A backyard pool is a homeowner’s dream — great for poolside entertaining, kids’ parties, and cooling off during summer’s peak. But pools are also a major responsibility, one that goes beyond raking out leaves and chlorinating the water.
Like trampolines, pools are considered an “attractive nuisance” in some jurisdictions. In the attractive nuisance doctrine, landowners are liable for children who get injured while trespassing on their property if they were attracted by some obvious object: swimming pools and other water features, trampolines, treehouses, even piles of lumber or sand.
The theory: A child may not understand the risk associated with an “attractive nuisance,” but you, the adult and landowner, should. While many hazards to children are unpredictable and uncontrollable, a swimming pool isn’t one of them. Drowning is a leading cause of death for children under five, and most of those deaths occur in residential pools. Unsurprisingly, deaths by drowning occur most frequently in summer: June, July, and August. Hot weather should make you especially vigilant, but pool safety is a year-round priority.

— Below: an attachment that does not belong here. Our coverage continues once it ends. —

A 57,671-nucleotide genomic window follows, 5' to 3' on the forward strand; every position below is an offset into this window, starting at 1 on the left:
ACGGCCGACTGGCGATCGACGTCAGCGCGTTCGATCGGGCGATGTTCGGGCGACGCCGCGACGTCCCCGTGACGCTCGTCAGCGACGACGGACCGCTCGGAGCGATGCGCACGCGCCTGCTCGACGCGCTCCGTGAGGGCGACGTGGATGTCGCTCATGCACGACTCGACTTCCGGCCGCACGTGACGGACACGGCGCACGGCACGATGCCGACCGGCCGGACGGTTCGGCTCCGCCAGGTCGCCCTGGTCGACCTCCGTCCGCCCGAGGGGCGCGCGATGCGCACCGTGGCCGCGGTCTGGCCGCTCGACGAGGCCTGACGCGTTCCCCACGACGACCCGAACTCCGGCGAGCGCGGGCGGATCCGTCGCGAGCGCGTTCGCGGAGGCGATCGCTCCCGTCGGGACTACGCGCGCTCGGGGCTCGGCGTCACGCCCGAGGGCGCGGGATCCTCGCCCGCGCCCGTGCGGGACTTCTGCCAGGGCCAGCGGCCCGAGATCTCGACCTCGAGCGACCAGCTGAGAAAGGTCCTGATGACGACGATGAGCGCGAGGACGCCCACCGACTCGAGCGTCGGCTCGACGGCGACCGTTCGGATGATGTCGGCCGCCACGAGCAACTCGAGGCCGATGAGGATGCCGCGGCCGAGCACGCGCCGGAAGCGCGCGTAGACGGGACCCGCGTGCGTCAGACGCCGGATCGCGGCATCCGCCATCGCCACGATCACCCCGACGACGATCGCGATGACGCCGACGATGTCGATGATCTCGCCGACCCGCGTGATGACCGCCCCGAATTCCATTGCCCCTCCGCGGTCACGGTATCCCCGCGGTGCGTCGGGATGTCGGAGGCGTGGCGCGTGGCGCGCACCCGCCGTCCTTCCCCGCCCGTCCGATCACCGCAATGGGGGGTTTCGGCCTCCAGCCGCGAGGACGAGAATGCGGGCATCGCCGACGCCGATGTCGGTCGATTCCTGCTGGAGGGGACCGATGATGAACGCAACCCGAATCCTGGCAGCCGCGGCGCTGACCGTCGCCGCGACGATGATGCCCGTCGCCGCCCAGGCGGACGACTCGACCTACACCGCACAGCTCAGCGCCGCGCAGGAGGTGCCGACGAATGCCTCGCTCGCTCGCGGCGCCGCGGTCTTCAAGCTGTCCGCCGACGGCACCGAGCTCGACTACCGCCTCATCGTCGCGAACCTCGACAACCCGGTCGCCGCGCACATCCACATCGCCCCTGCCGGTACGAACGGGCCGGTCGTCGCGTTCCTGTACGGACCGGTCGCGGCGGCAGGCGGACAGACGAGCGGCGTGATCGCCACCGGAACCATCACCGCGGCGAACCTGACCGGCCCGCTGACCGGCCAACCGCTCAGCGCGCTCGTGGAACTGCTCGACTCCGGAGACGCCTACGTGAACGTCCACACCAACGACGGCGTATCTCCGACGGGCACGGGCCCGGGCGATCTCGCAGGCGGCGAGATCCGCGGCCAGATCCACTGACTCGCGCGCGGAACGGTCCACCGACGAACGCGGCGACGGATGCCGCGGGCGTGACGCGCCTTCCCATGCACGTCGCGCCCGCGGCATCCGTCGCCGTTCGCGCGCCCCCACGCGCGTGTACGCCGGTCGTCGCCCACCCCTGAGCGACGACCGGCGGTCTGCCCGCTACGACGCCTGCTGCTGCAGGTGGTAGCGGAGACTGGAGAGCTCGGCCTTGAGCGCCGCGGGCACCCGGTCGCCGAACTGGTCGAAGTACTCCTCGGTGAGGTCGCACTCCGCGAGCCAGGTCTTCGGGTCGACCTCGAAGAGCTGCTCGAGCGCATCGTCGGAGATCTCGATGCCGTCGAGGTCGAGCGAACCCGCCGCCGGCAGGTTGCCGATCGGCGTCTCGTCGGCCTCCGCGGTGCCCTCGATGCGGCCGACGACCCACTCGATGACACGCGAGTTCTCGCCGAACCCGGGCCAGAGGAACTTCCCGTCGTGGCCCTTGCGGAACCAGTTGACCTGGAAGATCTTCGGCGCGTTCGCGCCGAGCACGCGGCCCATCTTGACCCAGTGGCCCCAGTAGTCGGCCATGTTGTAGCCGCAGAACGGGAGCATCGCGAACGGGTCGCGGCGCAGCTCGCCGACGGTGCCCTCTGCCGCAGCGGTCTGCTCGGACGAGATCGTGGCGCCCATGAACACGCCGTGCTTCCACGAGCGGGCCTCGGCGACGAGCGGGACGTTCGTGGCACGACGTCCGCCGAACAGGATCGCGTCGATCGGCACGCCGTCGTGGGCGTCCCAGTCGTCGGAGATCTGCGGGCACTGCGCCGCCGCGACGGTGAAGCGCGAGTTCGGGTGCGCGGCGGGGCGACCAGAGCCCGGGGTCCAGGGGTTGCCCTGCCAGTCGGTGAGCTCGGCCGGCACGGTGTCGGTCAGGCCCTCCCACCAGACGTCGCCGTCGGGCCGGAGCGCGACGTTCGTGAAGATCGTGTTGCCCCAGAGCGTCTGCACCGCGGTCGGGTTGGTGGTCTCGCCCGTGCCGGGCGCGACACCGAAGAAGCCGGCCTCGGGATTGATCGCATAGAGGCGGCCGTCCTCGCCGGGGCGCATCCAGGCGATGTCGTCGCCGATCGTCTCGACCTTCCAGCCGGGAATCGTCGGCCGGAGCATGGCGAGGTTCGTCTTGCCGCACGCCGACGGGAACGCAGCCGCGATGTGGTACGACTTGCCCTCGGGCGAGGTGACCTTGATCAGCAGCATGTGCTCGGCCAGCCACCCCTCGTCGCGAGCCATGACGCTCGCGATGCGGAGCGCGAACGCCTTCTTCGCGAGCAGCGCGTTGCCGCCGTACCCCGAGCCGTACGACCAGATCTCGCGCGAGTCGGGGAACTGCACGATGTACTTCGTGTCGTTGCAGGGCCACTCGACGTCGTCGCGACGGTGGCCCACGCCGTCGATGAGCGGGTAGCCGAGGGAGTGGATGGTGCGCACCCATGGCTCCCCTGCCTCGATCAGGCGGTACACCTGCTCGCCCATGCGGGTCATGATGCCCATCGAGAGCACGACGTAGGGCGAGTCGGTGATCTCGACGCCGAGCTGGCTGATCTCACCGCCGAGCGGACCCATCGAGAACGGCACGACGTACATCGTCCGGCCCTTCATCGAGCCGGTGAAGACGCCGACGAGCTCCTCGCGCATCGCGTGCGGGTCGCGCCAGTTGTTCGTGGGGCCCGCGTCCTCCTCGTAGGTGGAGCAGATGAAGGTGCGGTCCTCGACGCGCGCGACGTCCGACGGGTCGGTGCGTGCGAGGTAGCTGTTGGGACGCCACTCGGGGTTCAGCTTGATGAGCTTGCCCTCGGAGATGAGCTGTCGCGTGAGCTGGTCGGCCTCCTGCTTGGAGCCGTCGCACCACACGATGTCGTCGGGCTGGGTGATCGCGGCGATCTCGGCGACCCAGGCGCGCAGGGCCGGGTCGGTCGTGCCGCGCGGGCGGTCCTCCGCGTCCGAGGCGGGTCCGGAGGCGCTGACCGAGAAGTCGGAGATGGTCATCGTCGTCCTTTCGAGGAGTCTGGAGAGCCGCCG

If you have a pool or hot tub on your property, whether in-ground or above-ground, implement a safety plan before tragedy strikes. Then make sure you’re holding the right insurance. You may need to purchase extra personal liability coverage to cover your pool’s costly risks.
How to prevent pool accidents
There are two distinct high-risk groups for drowning: children under the age of five and boys ages 15-19. Take the following measures to keep pool-users safe — and make your pool less inviting to youths when adults aren’t around to supervise.